DAVID LICHTENSTEIN, THE MOLOKAI TIMES
Maria Watanabe, owner of the Import Gift Hop & Mini Mart, said her business revenues are down by about 40 percent since Molokai Ranch closed in early April. Watanabe, who has been in business for 29 years, said she's had to lay off two of her five employees after losing one shop.
Molokai’s visitors ‘picked up and left’
Ranch closure begins to take toll on Molokai businesses
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Businesses on the Friendly Isle are seeing fewer customers following the shutdown of Molokai Ranch operations in early April.
Business owners think they haven't hit bottom yet and expect more economic problems after the 120 ranch employees get their last paycheck on May 22.
Island Air passenger volume was down more than 3 percent and the ferry between Lahaina and Kaunakakai reported a drop of 25 percent in April.
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Molokai Princess ferry owner David Jung said he's experienced a 25 percent drop in ridership in recent weeks, following the shutdown of Molokai Ranch's cattle and resort operation, including the island's only 18-hole golf course.
"I think the rest of the state needs to take a real hard look on how to get these people back to work because the state is going to end up paying for it," said Jung, president of Sealink of Hawaii, which makes the Lahaina to Kaunakakai run.
"The opportunities on Molokai are just gone."
More than a month after the ranch's shutdown, some businesses are reporting a drop in revenues on Molokai with the expectation that they haven't yet seen the bottom.
The 120 ranch employees given a 60-day salary notice are continuing to draw pay until May 22 and won't be calculated into the jobless rate until they officially file an application for unemployment later this month.
But some of the 7,000 residents on Molokai have already experienced a drop in business, including Island Air, which experienced a 3.7 percent decrease in passenger volume in April compared to the same month last year.
Maria Watanabe, whose gift-shop business have been in operation for 29 years, said she's had to lay off two of her five employees after losing one shop because of the ranch shutdown in Maunaloa and slower tourist traffic into her shops at Kaluakoi and Kaunakakai.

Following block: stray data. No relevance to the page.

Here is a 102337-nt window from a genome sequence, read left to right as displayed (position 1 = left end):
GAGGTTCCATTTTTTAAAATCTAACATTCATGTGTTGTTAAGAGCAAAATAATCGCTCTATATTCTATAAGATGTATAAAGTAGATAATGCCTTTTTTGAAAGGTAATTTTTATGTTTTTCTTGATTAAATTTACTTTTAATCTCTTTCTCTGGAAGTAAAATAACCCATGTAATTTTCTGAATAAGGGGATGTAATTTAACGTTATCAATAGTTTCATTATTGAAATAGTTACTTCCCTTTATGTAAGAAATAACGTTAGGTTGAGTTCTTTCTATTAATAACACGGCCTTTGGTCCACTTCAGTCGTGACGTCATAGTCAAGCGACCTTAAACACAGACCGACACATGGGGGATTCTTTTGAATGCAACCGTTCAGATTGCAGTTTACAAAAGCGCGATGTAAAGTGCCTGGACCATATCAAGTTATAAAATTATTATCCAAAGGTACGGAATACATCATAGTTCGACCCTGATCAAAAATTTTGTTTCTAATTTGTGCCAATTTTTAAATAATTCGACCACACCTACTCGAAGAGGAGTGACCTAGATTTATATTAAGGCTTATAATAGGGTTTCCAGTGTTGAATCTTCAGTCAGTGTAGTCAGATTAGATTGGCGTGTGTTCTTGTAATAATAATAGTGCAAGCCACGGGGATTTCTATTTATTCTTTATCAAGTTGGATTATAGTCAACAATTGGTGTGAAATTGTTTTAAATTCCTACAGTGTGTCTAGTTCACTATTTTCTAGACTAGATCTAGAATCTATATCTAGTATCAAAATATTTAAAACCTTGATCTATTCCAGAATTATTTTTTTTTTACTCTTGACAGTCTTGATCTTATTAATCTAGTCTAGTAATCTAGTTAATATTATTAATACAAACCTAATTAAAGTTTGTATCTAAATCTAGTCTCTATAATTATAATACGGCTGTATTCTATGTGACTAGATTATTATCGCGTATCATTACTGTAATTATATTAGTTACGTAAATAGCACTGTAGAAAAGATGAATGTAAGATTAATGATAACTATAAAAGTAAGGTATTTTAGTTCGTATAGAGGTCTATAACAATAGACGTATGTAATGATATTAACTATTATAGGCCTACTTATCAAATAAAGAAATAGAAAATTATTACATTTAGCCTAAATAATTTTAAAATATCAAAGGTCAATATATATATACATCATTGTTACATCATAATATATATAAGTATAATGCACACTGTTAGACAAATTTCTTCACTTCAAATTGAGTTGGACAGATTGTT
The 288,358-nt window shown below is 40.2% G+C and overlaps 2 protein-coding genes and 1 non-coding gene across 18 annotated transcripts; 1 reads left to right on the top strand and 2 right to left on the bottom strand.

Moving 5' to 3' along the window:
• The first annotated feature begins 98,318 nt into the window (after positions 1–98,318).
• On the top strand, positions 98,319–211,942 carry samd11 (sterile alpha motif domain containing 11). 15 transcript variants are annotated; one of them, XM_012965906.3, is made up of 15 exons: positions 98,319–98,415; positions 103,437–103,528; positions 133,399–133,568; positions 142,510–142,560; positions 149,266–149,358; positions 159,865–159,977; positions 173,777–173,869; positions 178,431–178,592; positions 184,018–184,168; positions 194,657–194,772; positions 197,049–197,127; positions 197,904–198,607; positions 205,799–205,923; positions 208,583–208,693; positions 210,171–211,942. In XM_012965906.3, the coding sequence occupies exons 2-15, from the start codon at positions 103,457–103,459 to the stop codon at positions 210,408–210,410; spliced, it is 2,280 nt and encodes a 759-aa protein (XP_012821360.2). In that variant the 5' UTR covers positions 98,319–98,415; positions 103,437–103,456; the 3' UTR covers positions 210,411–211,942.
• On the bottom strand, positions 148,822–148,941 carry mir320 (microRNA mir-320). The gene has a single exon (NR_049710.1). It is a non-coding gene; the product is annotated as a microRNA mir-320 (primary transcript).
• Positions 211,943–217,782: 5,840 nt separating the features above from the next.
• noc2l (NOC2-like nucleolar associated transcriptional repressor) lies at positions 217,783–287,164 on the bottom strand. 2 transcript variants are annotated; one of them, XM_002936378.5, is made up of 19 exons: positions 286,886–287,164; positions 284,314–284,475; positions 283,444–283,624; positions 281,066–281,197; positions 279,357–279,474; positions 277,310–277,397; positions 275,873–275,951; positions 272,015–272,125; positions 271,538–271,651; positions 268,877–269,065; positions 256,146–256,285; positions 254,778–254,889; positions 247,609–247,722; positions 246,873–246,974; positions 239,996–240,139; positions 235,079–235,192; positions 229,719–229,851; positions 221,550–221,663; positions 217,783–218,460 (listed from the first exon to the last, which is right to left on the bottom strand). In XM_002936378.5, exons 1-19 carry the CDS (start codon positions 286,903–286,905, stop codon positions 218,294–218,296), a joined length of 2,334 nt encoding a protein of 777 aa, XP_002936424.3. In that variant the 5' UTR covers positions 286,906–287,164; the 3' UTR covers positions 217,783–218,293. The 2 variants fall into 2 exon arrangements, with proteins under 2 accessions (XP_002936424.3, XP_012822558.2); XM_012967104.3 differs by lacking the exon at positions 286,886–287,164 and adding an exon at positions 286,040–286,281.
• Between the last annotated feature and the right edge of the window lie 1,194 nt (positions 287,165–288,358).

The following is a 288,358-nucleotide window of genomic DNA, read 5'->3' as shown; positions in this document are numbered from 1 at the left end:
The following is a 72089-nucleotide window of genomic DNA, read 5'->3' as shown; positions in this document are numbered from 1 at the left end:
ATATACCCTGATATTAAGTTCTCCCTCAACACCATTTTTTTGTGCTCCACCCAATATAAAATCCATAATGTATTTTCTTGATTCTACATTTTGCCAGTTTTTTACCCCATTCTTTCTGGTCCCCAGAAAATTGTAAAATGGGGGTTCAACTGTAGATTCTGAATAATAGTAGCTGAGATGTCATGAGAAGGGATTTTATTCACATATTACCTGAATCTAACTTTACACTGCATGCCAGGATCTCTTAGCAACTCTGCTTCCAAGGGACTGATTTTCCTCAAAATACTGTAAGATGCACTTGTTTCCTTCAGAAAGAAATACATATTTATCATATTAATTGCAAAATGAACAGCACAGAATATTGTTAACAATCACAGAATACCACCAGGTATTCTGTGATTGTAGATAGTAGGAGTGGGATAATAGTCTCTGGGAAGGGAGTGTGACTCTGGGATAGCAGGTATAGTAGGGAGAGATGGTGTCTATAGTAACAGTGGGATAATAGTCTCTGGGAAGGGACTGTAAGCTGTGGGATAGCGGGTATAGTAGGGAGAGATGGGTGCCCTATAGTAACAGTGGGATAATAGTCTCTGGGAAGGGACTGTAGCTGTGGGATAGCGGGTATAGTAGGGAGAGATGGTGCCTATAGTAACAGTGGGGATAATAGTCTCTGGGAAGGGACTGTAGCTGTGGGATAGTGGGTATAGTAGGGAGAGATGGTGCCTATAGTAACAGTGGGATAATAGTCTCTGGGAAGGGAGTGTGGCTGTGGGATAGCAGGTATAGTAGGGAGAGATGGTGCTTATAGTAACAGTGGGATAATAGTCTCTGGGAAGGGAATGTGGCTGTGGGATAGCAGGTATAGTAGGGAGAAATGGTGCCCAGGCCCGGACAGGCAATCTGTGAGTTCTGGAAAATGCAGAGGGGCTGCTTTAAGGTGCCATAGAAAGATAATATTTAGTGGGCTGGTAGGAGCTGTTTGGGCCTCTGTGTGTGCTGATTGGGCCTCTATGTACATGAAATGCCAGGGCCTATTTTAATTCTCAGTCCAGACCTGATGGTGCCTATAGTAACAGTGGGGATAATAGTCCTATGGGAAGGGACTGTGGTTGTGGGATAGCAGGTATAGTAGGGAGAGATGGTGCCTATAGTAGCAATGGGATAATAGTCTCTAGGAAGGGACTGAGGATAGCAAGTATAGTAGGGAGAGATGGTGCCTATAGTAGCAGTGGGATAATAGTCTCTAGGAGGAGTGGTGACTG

Watanabe said she has residents who sell gifts to her who aren't receiving as much income.
"Everyone's affected by the closing of Molokai Ranch. If we don't have tourists here, we're dead," she said.
Darrel Borling, the resident manager of Ke Nani Kai condominium resort in Kaluakoi, said some visitors have cut short their visit to Molokai because there wasn't a golf course.
"They just picked up and left," Borling said.
Borling said he'll know the real impact of the ranch's shutdown in the peak season during the winter but he feels that the closure of the golf course will influence a lot of visitors.
"Now that the golf course is not here, they're not going to want to come here," he said.
Businesses say to make matters worse, they're entering the slow part of the tourist season from May through September, when the weather is warmer in North America and visitors return home.
Molokai, including the 60,000-acre ranch, has struggled economically to find a balance in business activity, since major layoffs occurred in the pineapple industry in the 1970s and 1980s.
The Kaluakoi Resort in west Molokai was built in partnership with the ranch to develop tourism as an alternative industry.
But tourist-related businesses on Molokai have struggled to find a place in the competitive Hawaii market.
The number of hotel rooms has decreased on Molokai since the 1980s.
The ranch sold the 40-room Pau Hana Inn to a church group in 2002, and Kukui (Molokai) Inc. closed the 152-room Kaluakoi Hotel in 2001.
The shutdown of the ranch closed the 22-room lodge at Maunaloa and 40 tent bungalows at Kaupoa.
Businesses say the county's clampdown on illegal visitor rentals is also affecting their ability to accommodate tourists.
Some specialty businesses seem to be doing well, despite the ranch closure.
Molokai Mule Ride manager Roy Horner said his tour business to Kalaupapa has increased as a result of the rising popularity of the late Father Damien, who is close to being named a saint.
Revenues from Coffees of Hawaii on Molokai has also increased due to a growing demand for its product, with Internet sales tripling in the last year, its operations manager Maria Holmes said.
Holmes said the company, which offers taste tours at its Kualapuu plantation, has seen its revenues on Molokai increase by more than 30 percent in a single year.
Watanabe, whose stores at Kaluakoi and Kaunakakai relies on tourist foot traffic, said she's been through enough hardships to know her business will survive.
But she said Molokai is turning into a community of retirees because it lacks employment opportunities for young people.
"When our children go to college and come back, there's no jobs for them," she said.